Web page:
Woman hurt after motorised bicycle slams into her
Woman, 70, hit by motorised bicycle on pedestrian walkway. Rules need review, says daughter
Be tougher on errant motorised bicycle riders.
That call came from an angry daughter after her mother, 70, was badly hurt when one of these motorised bicycles crashed into her on April 18.
The woman, who wanted to be known only as Madam Heng, has fractures on her face and bruises and abrasions on her forehead and limbs. Her left thumb ligament is also torn.
Her daughter, housewife Eileen Lee, 45, said enforcement should be stepped up to prevent such errant cyclists from hurting others.
"Everyone knows the potential danger of motorised bicycles. It's a matter of time before something similar happens again," she told The New Paper.
As motorised bicycles grow in popularity - there are 11,600 such bikes now - the Land Transport Authority is holding a consultation exercise to look into the rules on such devices.
Describing Madam Heng's version of events, Ms Lee said her mother was on her way to buy groceries when she was knocked down at a walkway next to Block 120, Paya Lebar Way.
"My mum was walking on a pedestrian walkway when she was hit. The rider did not really extend any help. He just asked my mum if she was okay and left when she said she was.
"But my mum was sitting on a floor and couldn't get up. Her forehead was already bleeding," said Ms Lee.
Madam Heng was later helped up by an old man who saw what happened. She still limped to the market as her husband was waiting for her there.
It was Ms Lee's brother who rushed Madam Heng to the hospital when he realised she was seriously injured.
"My father called my brother the moment he saw my mum bleeding," said Ms Lee, who added that she does not live near her parents.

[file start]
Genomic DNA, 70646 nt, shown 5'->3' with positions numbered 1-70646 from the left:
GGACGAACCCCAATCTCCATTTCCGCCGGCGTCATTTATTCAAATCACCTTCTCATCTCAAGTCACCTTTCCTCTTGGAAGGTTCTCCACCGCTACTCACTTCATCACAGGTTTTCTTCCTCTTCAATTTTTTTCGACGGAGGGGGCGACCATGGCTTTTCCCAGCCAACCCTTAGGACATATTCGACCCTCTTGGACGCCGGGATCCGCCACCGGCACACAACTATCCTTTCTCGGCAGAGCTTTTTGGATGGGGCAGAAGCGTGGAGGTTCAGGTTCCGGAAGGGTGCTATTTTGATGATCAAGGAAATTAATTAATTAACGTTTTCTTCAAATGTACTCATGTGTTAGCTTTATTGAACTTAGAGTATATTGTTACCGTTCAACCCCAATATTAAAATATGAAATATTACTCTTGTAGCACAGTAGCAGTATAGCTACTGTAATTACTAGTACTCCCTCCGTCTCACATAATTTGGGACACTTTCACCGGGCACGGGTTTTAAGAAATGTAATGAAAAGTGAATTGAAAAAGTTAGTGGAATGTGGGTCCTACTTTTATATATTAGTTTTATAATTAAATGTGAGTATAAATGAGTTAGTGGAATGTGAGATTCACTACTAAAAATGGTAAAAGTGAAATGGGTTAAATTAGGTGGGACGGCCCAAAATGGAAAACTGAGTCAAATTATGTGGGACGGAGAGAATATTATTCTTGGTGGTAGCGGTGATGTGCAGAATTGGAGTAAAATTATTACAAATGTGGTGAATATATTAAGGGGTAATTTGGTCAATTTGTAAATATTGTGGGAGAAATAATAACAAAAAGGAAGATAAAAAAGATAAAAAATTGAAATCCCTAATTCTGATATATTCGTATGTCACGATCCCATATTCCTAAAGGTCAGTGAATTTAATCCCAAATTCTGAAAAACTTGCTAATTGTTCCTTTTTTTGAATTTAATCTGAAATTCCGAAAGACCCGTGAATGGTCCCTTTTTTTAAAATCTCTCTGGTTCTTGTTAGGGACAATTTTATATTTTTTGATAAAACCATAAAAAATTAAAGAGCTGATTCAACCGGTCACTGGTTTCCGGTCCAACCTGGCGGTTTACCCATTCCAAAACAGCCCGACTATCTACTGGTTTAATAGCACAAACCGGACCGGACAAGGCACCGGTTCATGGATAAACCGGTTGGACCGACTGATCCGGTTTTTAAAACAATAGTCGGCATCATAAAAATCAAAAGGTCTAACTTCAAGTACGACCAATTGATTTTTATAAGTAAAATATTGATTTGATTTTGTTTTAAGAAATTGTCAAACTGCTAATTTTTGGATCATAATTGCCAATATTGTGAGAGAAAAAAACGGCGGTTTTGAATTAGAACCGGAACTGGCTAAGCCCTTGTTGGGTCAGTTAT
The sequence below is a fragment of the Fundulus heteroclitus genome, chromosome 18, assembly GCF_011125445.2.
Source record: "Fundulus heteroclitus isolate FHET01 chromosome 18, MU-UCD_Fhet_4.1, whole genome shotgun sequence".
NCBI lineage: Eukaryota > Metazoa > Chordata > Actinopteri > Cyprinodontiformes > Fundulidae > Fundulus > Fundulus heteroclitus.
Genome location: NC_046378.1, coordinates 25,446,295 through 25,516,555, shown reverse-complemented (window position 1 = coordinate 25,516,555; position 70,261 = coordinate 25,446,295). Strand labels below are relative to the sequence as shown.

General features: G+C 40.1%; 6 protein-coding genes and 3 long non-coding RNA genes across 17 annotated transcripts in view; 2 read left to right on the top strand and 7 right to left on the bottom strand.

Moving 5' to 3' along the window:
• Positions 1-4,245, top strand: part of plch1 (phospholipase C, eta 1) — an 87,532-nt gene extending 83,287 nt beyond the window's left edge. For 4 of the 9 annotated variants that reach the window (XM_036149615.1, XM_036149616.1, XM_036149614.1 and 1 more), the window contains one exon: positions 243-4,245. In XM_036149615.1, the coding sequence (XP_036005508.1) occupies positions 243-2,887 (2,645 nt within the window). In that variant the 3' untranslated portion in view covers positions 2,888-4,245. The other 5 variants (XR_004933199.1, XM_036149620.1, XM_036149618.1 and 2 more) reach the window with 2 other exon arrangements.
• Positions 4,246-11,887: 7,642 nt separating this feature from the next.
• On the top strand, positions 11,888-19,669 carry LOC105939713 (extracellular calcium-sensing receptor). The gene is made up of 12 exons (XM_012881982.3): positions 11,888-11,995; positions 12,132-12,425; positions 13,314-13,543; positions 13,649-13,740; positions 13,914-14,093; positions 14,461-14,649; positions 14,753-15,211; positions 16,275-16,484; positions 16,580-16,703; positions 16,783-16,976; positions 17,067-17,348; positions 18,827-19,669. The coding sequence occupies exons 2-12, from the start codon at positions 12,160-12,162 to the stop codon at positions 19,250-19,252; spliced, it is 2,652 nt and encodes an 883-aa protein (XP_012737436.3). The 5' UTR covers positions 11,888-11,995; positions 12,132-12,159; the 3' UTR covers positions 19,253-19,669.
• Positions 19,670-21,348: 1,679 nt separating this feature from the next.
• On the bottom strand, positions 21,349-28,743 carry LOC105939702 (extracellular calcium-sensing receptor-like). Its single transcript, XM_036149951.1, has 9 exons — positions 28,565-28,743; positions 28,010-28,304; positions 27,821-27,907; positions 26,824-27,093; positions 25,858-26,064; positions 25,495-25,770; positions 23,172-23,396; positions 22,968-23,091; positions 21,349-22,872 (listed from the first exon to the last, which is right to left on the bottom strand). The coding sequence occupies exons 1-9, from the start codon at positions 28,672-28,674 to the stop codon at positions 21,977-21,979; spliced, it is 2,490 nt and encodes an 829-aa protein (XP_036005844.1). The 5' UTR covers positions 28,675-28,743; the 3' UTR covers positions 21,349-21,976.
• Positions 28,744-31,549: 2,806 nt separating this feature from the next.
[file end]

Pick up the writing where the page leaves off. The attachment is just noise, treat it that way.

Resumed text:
A medical check up at the hospital revealed that Madam Heng's injuries went beyond superficial wounds.
The accident had cracked her facial bone and eye socket.
"The doctor said the bone is no longer intact and won't be able to support her facial muscles," Ms Lee said.
If surgery is not done within two weeks, Madam Heng's facial muscles may droop, eventually affecting her jaw and chewing, she added.
Madam Heng is scheduled to undergo this surgery tomorrow.
Her torn thumb ligament will take at least a month to heal.
Said Ms Lee: "Today, it could be my mum. Another day, it could be some other elderly person or young children. The authorities need to review and enforce the rules if they want to approve the use of these bikes.
"In my mum's case, the consolation is that the culprit has been identified. Can you imagine the kind of anguish the family members will be in if it's a hit-and-run accident?" Ms Lee said.
Pedestrians TNP spoke to echoed Ms Lee's sentiments.
Mrs Charis Mun, who declined to reveal her age and occupation, suggested licensing these motorised bikes so it would be easier to track down the offending cyclist in the case of a hit-and-run accident.
"Relying on enforcement won't work. The police cannot be everywhere and most likely will not be around when any incidents occur," she said.
Freelance life coach Jacqueline Lim, who is in her 50s, said there should be a lane on public roads to cater to these motorised bicycles so pedestrians do not have to share a narrow pedestrian footpath with riders.
A motorised bicycle had swerved in front of her on the foot path before speeding off two weeks ago, she said.
She added that nothing much has been done despite her bringing the issue of safety up often at Residents' Committee meetings.
"I don't wish to be a naggy pedestrian, but the safety of the elderly and kids has to be taken seriously," she said.
In response to TNP's queries, a police spokesman said the case has been classified as one of rash act causing grievous hurt.
A 39-year-old man has been arrested in relation to the case. TNP understands that he is a coffeeshop assistant.
Police investigations are ongoing.
Can you imagine the kind of anguish the family members will be in if it's a hit-and-run accident?
- Ms Eileen Lee
I don't wish to be a naggy pedestrian, but the safety of the elderly and kids has to be taken seriously.